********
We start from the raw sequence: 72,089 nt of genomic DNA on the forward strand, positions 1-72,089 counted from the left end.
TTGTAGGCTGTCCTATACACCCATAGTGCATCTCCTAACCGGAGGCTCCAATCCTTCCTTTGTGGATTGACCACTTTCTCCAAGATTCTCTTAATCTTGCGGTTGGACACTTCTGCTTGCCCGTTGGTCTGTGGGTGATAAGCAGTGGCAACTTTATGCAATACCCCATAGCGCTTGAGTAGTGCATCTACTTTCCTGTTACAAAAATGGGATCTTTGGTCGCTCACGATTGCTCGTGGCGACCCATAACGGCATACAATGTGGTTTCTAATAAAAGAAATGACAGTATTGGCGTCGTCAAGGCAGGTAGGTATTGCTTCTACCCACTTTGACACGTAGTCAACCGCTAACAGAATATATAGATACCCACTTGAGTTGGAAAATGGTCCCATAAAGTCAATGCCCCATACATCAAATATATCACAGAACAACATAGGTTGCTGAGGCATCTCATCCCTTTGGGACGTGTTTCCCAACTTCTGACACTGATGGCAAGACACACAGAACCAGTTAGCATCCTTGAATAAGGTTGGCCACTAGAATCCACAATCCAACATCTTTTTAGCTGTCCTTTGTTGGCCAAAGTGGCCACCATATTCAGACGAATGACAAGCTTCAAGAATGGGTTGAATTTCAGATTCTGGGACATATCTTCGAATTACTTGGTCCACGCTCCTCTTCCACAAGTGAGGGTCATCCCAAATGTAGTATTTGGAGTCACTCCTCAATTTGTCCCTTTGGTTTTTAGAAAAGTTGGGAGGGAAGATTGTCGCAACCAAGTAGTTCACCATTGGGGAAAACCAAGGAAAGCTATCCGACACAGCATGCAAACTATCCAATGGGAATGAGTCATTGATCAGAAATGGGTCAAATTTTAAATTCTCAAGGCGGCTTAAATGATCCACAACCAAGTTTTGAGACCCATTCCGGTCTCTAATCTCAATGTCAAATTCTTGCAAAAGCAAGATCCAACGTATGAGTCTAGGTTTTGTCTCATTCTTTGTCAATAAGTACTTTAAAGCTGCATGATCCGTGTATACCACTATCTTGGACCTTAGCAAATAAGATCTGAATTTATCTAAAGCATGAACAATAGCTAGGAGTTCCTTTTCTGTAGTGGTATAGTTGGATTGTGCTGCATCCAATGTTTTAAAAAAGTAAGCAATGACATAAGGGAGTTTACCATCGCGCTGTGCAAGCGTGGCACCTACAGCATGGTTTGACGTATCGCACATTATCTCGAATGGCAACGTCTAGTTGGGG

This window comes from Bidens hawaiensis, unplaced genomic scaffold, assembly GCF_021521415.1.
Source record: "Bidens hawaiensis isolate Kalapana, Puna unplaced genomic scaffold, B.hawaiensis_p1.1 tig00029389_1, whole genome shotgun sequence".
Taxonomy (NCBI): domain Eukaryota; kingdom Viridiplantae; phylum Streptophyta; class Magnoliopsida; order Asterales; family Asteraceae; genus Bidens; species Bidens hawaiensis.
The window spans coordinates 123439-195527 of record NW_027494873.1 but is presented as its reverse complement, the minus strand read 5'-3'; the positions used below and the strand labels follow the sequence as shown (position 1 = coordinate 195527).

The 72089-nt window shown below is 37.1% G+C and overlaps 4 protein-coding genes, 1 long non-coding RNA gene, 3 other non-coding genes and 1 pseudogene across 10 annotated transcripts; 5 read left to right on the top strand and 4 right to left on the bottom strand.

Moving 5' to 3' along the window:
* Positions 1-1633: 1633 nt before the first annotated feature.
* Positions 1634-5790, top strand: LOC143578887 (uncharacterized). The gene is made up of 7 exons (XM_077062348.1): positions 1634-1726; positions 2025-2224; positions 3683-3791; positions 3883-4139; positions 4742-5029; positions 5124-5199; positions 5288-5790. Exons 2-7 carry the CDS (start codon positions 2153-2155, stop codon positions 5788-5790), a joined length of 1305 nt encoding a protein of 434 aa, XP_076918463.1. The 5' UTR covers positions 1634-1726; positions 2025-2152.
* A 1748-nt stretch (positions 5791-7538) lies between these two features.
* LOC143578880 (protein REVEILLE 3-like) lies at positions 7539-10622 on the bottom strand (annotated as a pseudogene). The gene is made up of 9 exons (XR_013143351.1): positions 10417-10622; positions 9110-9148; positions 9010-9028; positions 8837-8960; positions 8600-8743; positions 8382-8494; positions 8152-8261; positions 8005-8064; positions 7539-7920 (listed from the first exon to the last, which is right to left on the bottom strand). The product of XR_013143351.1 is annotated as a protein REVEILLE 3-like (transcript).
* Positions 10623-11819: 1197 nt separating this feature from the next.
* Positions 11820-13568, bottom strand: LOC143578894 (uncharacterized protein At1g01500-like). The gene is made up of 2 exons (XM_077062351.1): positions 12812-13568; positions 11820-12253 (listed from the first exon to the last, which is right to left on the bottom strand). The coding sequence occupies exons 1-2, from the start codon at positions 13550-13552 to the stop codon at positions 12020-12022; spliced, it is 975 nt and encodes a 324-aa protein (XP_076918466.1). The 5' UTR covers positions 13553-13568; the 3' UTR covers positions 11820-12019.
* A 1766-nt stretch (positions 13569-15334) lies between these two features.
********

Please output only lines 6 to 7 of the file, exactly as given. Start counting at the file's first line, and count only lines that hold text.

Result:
The window spans coordinates 123439-195527 of record NW_027494873.1 but is presented as its reverse complement, the minus strand read 5'-3'; the positions used below and the strand labels follow the sequence as shown (position 1 = coordinate 195527).

The 72089-nt window shown below is 37.1% G+C and overlaps 4 protein-coding genes, 1 long non-coding RNA gene, 3 other non-coding genes and 1 pseudogene across 10 annotated transcripts; 5 read left to right on the top strand and 4 right to left on the bottom strand.